Microsoft Cognitive Services push gains momentum

The machine-learned smarts that enable Microsoft’s Skype Translator, Bing and Cortana to accomplish tasks such as translating conversations, compiling knowledge and understanding the intent of spoken words are increasingly finding their way into third-party applications that people use every day.

These advances in the democratization of artificial intelligence are coming in part from Microsoft Cognitive Services, a collection of 25 tools that allow developers to add features such as emotion and sentiment detection, vision and speech recognition, and language understanding to their applications with zero expertise in machine learning.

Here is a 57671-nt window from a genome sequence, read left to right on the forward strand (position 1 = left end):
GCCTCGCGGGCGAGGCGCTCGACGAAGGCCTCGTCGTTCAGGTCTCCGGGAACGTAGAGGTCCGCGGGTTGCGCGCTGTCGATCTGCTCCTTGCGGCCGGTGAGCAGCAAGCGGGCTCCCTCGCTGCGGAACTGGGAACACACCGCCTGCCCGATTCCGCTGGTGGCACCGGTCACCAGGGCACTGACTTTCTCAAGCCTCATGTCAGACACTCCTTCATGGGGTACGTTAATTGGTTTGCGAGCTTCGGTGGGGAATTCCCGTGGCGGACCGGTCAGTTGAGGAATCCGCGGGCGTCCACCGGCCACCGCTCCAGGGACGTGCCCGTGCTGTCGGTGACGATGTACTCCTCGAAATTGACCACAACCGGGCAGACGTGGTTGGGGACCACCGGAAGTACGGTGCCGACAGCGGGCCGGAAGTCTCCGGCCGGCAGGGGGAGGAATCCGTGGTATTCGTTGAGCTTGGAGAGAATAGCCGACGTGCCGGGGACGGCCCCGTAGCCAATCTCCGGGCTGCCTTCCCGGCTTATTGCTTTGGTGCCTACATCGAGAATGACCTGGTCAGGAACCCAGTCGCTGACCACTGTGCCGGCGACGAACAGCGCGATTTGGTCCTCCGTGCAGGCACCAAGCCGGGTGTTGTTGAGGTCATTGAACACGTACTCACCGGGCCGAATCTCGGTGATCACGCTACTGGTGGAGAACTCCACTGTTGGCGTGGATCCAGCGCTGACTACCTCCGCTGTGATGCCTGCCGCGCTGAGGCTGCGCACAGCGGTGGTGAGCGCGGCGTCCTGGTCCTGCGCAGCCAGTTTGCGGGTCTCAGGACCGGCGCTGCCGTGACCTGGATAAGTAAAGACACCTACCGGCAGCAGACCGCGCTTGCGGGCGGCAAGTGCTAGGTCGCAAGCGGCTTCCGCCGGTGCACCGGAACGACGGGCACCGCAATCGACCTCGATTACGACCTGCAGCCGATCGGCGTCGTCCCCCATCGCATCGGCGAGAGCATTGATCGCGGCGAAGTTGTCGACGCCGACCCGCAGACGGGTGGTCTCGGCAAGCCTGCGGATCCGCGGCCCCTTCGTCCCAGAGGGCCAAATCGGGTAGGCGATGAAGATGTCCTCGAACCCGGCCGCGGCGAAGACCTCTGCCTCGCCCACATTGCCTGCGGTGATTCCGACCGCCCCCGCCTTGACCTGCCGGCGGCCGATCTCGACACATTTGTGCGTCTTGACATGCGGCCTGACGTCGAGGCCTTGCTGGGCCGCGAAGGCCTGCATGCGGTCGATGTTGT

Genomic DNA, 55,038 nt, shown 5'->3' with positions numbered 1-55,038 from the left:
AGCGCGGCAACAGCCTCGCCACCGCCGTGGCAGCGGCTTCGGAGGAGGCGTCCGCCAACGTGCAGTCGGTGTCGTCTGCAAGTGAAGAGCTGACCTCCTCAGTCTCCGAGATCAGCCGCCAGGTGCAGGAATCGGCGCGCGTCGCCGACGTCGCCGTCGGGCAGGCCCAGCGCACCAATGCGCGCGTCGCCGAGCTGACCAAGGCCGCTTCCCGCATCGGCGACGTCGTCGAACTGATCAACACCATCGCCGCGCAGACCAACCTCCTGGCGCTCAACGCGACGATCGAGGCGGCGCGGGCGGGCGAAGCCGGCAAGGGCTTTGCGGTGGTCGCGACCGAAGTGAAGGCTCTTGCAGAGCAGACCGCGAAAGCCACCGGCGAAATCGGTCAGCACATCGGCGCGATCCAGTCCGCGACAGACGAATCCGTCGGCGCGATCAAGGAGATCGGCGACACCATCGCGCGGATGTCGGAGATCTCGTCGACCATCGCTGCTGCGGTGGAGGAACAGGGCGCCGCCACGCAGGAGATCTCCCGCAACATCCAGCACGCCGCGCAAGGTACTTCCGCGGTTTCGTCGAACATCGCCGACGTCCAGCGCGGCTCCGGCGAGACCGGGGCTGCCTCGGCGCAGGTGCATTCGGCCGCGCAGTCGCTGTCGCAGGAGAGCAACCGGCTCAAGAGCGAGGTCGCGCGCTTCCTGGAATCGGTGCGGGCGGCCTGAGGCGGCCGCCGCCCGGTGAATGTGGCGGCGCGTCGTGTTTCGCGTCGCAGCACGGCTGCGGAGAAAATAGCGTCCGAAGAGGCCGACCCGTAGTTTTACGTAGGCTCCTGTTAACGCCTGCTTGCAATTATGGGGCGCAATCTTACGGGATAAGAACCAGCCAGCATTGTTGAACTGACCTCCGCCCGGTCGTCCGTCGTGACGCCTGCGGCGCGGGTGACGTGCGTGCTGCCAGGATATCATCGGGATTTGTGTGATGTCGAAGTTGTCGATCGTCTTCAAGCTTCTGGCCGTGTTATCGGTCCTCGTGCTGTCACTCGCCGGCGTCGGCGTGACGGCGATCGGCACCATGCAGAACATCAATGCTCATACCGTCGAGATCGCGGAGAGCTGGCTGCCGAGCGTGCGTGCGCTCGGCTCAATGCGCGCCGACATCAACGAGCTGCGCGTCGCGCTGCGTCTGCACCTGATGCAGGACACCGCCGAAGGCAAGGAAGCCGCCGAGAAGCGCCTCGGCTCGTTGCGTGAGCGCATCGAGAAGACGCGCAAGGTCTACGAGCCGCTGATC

“Cognitive Services is about taking all of the machine learning and AI smarts that we have in this company and exposing them to developers through easy-to-use APIs, so that they don’t have to invent the technology themselves,” said Mike Seltzer, a principal researcher in the Speech and Dialog Research Group at Microsoft’s research lab in Redmond, Washington.

“In most cases, it takes a ton of time, a ton of data, a ton of expertise, and a ton of compute to build a state-of-the-art machine-learned model,” he explained.